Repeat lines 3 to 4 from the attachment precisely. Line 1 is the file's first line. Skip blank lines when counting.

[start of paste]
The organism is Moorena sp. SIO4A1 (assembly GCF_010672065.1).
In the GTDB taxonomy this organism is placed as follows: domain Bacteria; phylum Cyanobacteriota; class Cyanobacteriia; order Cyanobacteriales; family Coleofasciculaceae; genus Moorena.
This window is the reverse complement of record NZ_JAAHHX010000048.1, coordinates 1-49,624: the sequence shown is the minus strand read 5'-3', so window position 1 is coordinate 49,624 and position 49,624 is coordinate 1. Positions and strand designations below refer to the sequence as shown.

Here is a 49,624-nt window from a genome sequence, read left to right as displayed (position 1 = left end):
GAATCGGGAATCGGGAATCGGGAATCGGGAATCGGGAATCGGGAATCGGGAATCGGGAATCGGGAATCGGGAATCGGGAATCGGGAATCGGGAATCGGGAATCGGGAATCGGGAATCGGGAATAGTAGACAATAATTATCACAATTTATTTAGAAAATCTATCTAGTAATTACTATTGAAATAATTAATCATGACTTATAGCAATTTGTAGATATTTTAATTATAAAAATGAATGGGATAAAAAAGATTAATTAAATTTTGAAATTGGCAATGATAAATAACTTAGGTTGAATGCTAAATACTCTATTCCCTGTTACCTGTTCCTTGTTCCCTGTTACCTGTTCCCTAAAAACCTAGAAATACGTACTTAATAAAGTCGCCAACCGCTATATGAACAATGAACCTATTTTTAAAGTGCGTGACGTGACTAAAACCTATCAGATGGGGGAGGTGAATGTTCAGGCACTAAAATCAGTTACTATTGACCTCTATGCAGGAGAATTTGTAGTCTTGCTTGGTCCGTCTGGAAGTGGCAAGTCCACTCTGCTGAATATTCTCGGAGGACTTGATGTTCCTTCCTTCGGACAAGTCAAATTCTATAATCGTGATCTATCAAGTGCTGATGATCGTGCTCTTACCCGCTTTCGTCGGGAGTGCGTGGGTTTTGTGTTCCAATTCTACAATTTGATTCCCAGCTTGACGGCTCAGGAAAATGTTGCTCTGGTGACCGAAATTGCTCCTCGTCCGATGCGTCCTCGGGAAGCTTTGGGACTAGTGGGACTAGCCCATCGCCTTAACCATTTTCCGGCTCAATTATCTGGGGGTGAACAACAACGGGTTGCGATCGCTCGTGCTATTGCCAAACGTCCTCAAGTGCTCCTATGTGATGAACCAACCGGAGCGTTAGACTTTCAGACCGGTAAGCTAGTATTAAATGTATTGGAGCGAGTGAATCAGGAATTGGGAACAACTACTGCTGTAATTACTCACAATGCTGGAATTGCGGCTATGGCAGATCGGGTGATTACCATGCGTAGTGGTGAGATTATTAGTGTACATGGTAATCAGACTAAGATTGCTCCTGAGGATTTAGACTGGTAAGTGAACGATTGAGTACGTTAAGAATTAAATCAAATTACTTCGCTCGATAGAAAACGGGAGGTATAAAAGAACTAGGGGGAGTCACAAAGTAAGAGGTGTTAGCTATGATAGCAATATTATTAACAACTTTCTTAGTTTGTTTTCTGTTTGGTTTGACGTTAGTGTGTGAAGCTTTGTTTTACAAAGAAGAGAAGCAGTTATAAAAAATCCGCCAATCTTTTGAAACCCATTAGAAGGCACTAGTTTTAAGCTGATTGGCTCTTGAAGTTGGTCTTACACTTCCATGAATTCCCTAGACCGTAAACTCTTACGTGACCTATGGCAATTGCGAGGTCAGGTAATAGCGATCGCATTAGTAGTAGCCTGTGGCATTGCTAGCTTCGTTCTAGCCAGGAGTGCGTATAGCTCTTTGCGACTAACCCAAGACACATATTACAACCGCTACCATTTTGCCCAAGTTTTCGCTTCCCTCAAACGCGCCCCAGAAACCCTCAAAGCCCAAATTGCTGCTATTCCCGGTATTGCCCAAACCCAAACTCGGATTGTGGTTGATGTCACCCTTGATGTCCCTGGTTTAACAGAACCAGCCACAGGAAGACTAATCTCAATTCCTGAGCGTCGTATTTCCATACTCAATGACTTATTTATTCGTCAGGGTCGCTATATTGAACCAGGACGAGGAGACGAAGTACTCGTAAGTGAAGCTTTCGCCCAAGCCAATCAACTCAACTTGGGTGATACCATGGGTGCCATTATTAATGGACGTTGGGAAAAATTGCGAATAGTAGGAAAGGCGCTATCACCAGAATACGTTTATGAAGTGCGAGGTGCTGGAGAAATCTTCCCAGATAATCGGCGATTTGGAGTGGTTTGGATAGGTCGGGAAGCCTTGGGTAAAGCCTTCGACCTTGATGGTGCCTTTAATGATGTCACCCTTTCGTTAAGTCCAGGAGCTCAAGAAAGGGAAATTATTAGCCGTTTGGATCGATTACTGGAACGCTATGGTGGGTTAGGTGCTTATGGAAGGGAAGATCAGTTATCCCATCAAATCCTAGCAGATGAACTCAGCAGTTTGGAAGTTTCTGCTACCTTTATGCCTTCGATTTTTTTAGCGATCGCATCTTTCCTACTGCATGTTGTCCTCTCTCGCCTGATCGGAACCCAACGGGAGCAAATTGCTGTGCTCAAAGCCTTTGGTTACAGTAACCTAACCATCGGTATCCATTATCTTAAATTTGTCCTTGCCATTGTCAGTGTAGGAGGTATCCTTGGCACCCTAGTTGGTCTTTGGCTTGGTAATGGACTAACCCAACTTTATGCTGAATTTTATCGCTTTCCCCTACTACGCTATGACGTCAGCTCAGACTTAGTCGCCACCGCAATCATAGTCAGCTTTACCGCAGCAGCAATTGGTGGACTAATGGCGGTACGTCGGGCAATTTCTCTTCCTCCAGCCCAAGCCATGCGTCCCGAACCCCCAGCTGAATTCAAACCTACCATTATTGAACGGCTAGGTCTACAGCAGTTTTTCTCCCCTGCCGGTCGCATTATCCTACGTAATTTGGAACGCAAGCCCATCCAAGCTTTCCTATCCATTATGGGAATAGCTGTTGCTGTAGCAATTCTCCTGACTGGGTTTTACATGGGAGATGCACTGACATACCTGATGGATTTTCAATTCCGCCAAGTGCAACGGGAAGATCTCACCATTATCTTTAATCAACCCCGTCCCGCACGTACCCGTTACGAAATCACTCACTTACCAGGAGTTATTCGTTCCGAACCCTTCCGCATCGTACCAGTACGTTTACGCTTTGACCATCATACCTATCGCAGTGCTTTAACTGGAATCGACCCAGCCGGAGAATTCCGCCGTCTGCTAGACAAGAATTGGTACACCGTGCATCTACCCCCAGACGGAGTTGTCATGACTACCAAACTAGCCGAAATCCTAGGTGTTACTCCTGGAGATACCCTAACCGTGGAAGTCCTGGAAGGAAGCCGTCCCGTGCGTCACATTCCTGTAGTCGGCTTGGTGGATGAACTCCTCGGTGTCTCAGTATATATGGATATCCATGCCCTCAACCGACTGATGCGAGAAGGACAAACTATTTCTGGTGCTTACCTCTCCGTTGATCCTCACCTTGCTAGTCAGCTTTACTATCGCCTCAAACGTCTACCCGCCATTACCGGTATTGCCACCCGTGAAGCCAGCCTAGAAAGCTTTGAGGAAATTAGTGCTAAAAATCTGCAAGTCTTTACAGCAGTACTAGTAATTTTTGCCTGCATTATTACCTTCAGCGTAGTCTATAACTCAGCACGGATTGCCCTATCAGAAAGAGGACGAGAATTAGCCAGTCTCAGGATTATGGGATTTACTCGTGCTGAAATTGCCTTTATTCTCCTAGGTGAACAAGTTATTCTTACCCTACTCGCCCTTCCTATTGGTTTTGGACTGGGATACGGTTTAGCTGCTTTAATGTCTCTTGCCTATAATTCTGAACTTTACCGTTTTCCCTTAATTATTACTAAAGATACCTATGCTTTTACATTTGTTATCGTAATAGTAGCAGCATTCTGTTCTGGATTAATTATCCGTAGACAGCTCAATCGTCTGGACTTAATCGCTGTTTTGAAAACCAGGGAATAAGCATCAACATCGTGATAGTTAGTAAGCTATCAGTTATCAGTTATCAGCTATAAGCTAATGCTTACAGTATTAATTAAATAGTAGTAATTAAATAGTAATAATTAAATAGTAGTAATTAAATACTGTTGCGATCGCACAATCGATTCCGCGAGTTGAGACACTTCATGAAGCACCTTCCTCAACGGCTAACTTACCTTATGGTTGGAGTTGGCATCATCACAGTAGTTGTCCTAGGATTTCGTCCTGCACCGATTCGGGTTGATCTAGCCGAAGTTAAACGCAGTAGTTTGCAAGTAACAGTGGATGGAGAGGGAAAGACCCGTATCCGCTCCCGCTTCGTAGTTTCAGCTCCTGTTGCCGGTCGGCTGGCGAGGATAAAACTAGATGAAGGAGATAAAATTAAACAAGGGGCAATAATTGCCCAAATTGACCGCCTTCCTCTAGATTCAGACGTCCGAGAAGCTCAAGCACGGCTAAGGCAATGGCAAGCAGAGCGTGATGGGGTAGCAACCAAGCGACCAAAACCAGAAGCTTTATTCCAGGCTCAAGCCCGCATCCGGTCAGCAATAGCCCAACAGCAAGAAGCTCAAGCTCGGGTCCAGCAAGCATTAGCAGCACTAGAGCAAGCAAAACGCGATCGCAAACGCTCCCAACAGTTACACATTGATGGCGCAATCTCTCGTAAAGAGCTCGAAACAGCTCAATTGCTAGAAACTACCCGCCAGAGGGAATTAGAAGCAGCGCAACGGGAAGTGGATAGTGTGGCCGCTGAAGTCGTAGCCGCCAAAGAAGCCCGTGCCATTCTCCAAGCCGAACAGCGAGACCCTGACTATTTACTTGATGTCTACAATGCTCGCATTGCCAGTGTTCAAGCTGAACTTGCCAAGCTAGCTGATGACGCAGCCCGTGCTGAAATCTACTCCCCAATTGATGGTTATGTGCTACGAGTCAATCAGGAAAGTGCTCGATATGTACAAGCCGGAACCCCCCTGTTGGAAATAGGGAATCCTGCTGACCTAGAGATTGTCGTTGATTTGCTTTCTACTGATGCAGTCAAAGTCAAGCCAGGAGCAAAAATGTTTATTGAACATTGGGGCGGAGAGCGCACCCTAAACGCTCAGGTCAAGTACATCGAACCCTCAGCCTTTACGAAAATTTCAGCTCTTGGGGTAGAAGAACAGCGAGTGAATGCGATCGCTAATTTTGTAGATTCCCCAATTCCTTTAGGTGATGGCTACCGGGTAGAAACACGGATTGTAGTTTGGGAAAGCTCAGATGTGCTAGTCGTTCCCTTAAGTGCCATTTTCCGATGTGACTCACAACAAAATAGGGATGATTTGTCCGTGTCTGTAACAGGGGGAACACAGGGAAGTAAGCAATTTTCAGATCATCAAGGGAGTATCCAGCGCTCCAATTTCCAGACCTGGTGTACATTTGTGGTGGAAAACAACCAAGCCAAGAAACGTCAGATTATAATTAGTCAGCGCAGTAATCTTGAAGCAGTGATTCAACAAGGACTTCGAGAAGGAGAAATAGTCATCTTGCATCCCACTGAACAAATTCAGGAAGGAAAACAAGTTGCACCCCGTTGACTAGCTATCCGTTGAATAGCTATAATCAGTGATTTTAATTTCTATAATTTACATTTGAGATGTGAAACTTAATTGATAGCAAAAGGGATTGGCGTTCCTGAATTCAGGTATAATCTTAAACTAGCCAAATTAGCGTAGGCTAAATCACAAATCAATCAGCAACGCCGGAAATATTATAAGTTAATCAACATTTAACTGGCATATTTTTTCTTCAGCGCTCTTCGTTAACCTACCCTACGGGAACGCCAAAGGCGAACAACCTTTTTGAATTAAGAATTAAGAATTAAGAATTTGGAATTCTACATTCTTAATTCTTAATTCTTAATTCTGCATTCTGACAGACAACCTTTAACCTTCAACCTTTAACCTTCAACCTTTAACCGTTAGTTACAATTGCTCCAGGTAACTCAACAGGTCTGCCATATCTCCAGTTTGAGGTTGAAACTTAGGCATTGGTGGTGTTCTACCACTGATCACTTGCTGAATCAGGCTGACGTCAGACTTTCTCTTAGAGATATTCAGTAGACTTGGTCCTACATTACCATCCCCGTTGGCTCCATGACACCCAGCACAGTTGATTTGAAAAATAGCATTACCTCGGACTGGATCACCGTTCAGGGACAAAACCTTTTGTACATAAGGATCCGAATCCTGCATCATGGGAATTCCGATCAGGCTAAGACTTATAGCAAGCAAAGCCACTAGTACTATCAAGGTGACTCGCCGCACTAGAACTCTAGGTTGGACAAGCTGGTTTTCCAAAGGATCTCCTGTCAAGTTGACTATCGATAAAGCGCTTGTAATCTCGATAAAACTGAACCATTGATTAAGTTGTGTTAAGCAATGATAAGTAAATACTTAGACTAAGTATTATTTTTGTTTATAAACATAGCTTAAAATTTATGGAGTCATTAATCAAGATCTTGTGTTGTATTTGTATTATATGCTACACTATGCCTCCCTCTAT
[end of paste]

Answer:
This window is the reverse complement of record NZ_JAAHHX010000048.1, coordinates 1-49,624: the sequence shown is the minus strand read 5'-3', so window position 1 is coordinate 49,624 and position 49,624 is coordinate 1. Positions and strand designations below refer to the sequence as shown.

Here is a 49,624-nt window from a genome sequence, read left to right as displayed (position 1 = left end):